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Electric vehicles present opportunities for industry

Charging electric vehicle

Technologies in transport are changing rapidly, with electric vehicles set to sweep through the industry over the next five to ten years.

Organisations and governments around the world will need to understand the challenges and opportunities for electric vehicles to take advantage of this new wave of technology.

Blair Monk, Technical Director at Aurecon and ITS New Zealand Board Member, discusses electric vehicle uptake, policies and standards, as well as the opportunities for organisations to benefit from this growing industry.

How many electric vehicles are there?

Electric vehicles currently account for 0.06% of the total vehicle fleet globally. In the last three years we have seen a rapid increase in sales of electric vehicles, which are growing year on year at a rate of 300% (Figure 1).

Electric vehicle sales in the ‘000s
Figure 1: Electric vehicle sales in the ‘000s.

There are currently over 720 000 highway capable electric vehicles on the road around the world, with the Nissan Leaf and the Tesla S leading the way.

  • Norway has the highest penetration of electric vehicles with over 10% of their fleet running on electricity in 2014. Growth is expected to increase as battery technologies improve.
  • China’s BYD Ltd produces a large number of taxis and buses for the local and export market.
  • Jeju, an island in Korea, has a goal of having 100% electric vehicles by 2030. Fast charging is becoming more common place with over 2000 charger points expected to come online in Jeju by 2017.

What are the challenges?

In New Zealand, 80% of new cars are bought by fleet owners for employee travel. Fleet buyers want vehicles that are cheap to buy, will take sales people around all day, and are easily used by many people. Electric vehicles still have a NZD20 000 premium over the equivalent petrol powered car.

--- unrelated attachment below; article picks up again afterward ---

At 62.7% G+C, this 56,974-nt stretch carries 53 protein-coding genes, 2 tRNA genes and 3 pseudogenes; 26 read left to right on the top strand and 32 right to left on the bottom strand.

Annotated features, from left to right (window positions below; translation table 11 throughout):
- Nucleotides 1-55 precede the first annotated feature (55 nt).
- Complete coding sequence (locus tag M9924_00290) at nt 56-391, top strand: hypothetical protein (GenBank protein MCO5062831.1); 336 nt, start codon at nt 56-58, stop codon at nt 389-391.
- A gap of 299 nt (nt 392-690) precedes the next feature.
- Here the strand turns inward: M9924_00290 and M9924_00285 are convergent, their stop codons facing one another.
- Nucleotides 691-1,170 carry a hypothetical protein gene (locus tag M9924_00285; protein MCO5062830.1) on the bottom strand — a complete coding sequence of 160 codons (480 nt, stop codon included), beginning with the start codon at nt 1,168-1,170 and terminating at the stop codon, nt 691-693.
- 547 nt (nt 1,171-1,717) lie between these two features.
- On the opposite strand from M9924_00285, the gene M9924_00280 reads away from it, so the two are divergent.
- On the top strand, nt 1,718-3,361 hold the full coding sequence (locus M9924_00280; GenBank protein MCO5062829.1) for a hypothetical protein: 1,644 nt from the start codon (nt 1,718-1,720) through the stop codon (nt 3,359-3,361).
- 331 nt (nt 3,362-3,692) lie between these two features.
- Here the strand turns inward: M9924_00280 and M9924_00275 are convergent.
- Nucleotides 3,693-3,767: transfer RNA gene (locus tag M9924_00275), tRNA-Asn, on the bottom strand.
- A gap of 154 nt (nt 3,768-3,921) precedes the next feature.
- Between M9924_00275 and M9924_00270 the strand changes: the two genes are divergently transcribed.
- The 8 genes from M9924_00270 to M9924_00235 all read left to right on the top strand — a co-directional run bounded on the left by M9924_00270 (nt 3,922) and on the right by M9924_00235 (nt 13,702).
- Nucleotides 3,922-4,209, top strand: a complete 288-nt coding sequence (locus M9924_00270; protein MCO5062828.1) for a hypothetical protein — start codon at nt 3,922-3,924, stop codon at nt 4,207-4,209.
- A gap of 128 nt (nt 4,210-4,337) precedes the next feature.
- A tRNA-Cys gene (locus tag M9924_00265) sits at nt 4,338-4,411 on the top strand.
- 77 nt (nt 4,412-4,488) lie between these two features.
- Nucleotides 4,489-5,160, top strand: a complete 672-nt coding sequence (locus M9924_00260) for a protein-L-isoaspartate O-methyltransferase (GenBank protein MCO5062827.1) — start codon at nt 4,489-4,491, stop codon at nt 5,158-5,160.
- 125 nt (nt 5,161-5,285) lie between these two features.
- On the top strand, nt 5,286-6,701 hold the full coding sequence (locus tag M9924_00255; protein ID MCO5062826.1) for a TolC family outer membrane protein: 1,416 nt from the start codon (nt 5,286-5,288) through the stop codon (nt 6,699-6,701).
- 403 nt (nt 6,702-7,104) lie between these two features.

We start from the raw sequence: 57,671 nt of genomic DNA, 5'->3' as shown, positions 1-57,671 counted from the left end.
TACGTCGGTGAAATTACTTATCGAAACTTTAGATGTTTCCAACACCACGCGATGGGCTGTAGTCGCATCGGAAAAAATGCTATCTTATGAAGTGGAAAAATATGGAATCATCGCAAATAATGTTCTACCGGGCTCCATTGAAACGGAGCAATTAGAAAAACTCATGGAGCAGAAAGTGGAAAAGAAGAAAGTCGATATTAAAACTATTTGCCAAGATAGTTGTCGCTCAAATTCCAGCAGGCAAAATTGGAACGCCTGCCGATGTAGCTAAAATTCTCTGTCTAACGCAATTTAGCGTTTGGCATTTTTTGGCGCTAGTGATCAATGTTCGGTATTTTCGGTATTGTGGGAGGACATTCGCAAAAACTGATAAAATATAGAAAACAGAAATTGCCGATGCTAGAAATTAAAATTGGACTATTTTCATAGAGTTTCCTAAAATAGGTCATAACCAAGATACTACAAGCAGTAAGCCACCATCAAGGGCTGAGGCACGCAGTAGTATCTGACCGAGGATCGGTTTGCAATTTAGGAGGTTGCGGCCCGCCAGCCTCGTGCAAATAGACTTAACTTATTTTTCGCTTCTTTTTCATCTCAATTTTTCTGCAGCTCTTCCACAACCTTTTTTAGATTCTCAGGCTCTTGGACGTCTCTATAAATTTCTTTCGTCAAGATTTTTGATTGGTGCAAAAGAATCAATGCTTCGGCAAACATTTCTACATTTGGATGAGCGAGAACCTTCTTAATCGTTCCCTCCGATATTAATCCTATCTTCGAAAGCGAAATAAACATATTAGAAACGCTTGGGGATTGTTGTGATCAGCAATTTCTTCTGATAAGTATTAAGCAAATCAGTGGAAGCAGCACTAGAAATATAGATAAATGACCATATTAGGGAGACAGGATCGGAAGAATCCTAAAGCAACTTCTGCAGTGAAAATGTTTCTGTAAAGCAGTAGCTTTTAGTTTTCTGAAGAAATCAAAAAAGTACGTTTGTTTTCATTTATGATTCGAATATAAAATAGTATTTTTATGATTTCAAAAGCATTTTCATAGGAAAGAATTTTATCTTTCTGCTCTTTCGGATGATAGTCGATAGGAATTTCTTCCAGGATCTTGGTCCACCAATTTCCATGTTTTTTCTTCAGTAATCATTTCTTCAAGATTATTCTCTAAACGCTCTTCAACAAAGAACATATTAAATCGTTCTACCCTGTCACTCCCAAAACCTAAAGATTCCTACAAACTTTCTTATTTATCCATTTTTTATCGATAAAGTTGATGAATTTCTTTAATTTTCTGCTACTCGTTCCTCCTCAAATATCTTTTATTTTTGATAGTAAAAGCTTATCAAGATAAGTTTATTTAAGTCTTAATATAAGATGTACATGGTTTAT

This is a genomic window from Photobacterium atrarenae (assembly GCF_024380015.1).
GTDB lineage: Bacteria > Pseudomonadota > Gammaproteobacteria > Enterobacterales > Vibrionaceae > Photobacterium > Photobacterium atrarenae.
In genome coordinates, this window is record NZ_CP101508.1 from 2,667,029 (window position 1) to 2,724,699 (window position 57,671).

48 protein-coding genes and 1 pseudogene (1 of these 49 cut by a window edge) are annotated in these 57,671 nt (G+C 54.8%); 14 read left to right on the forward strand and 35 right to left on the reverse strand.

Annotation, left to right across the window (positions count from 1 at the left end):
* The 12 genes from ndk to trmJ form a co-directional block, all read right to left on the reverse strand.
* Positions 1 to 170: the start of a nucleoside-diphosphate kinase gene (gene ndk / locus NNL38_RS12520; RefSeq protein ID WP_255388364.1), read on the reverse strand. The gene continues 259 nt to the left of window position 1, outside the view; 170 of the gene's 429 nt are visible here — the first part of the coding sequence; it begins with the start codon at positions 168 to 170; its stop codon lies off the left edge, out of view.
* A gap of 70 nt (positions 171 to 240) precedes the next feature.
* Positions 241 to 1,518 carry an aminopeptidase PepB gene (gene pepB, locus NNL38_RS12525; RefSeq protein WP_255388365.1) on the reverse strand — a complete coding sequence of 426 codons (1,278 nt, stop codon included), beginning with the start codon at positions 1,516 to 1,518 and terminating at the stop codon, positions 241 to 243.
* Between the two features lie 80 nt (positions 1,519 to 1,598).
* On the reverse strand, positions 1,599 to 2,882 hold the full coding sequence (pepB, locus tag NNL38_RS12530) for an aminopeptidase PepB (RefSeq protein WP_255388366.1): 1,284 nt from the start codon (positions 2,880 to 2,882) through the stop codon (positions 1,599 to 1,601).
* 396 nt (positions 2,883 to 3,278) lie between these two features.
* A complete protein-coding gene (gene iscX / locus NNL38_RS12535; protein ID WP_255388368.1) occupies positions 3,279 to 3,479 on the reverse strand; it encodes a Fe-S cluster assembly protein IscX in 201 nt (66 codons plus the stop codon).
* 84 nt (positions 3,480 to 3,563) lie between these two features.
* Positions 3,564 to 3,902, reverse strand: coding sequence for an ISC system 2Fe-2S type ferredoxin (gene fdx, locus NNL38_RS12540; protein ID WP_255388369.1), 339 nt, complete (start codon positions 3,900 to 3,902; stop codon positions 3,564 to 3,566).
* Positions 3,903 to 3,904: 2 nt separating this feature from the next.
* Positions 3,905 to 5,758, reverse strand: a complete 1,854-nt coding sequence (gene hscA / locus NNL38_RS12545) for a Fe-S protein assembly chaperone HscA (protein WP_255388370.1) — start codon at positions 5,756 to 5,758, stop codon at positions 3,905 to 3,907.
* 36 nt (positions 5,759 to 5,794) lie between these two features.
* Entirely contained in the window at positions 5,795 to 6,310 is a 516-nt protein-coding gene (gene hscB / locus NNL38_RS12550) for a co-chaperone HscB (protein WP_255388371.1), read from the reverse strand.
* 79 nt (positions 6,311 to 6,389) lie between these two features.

In other parts of the world, challenges for the industry include the size of available vehicles, lack of commercial vehicles, and lack of ways to tax people who use them.

What is being done to increase sales?

As a result of environmental lobbying and to a lesser extent other advocates, governments around the world are subsidising to the rollout of electric vehicles and the infrastructure that is required to support them.

Subsidies in most countries range from USD4000 to USD9000, with the highest being in Korea and Norway, where the subsidies are close to USD20 000 per vehicle.

In New Zealand, the government is encouraging the purchase of electric vehicles by removing fuel tax.

In other countries, tactics to increase sales have included subsidies, the use of bus lane, free parking, free charging, free road tolls, no GST on purchase, and low licencing fees.

Battery technologies

  • Lithium battery technology is where it is at.
  • Battery price and power density is getting better. Korea has eight universities researching better battery technology.
  • Lithium Ion batteries (LiMn2O4) used in the Nissan LEAF are similar to cell phone batteries and can give the LEAF a range of 175km. There is a newer Lithium Phosphate (LiFePO4) battery, which is more stable and can handle far more cycles of charging and discharging but is a slightly lower voltage, giving some vehicles a range of 300km.


  • The Telsa S is the only electric vehicle with a range greater than 300km. Plugin hybrid vehicles have a much better range, with a backup petrol engine that kicks in when the battery runs out.
  • The challenges for charging electric vehicles include location of the charge points and number of charge points. Fast charging can only occur at places where there is a substation.
  • All new builds should be prepared for this change in technology.
  • By installing charge points in carparks, organisations can attract ‘green’ clients.


With sales of electric vehicles expected to continue to increase over the coming years, organisations can realise the associated benefits through engaging Intelligent Transport Systems experts who are working to enhance infrastructure and operations to support electric and autonomous vehicles.

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